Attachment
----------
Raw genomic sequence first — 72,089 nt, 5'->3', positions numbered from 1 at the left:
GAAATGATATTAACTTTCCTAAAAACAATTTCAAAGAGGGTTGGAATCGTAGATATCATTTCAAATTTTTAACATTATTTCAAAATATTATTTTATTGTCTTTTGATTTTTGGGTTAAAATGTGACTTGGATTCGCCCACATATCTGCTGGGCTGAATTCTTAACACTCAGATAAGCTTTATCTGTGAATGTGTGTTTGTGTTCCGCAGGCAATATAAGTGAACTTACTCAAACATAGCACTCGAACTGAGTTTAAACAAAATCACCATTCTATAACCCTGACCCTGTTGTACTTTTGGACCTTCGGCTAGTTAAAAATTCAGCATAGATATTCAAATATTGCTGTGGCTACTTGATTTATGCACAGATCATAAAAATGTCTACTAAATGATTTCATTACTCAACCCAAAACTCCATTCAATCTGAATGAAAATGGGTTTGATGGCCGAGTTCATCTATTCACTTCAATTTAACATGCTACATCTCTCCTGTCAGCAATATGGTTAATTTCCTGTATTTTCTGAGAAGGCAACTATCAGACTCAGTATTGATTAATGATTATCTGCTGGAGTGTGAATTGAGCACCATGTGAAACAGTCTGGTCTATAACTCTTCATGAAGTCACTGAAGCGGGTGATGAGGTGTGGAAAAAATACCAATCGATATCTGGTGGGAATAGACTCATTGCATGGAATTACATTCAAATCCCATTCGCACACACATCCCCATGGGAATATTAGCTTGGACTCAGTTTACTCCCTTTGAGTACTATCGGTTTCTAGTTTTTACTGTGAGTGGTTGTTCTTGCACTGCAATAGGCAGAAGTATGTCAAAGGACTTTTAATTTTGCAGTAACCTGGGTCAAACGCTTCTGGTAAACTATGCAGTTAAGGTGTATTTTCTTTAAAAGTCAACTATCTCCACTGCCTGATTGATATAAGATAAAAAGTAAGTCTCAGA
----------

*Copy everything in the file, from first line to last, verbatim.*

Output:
Raw genomic sequence first — 72,089 nt, 5'->3', positions numbered from 1 at the left:
GAAATGATATTAACTTTCCTAAAAACAATTTCAAAGAGGGTTGGAATCGTAGATATCATTTCAAATTTTTAACATTATTTCAAAATATTATTTTATTGTCTTTTGATTTTTGGGTTAAAATGTGACTTGGATTCGCCCACATATCTGCTGGGCTGAATTCTTAACACTCAGATAAGCTTTATCTGTGAATGTGTGTTTGTGTTCCGCAGGCAATATAAGTGAACTTACTCAAACATAGCACTCGAACTGAGTTTAAACAAAATCACCATTCTATAACCCTGACCCTGTTGTACTTTTGGACCTTCGGCTAGTTAAAAATTCAGCATAGATATTCAAATATTGCTGTGGCTACTTGATTTATGCACAGATCATAAAAATGTCTACTAAATGATTTCATTACTCAACCCAAAACTCCATTCAATCTGAATGAAAATGGGTTTGATGGCCGAGTTCATCTATTCACTTCAATTTAACATGCTACATCTCTCCTGTCAGCAATATGGTTAATTTCCTGTATTTTCTGAGAAGGCAACTATCAGACTCAGTATTGATTAATGATTATCTGCTGGAGTGTGAATTGAGCACCATGTGAAACAGTCTGGTCTATAACTCTTCATGAAGTCACTGAAGCGGGTGATGAGGTGTGGAAAAAATACCAATCGATATCTGGTGGGAATAGACTCATTGCATGGAATTACATTCAAATCCCATTCGCACACACATCCCCATGGGAATATTAGCTTGGACTCAGTTTACTCCCTTTGAGTACTATCGGTTTCTAGTTTTTACTGTGAGTGGTTGTTCTTGCACTGCAATAGGCAGAAGTATGTCAAAGGACTTTTAATTTTGCAGTAACCTGGGTCAAACGCTTCTGGTAAACTATGCAGTTAAGGTGTATTTTCTTTAAAAGTCAACTATCTCCACTGCCTGATTGATATAAGATAAAAAGTAAGTCTCAGA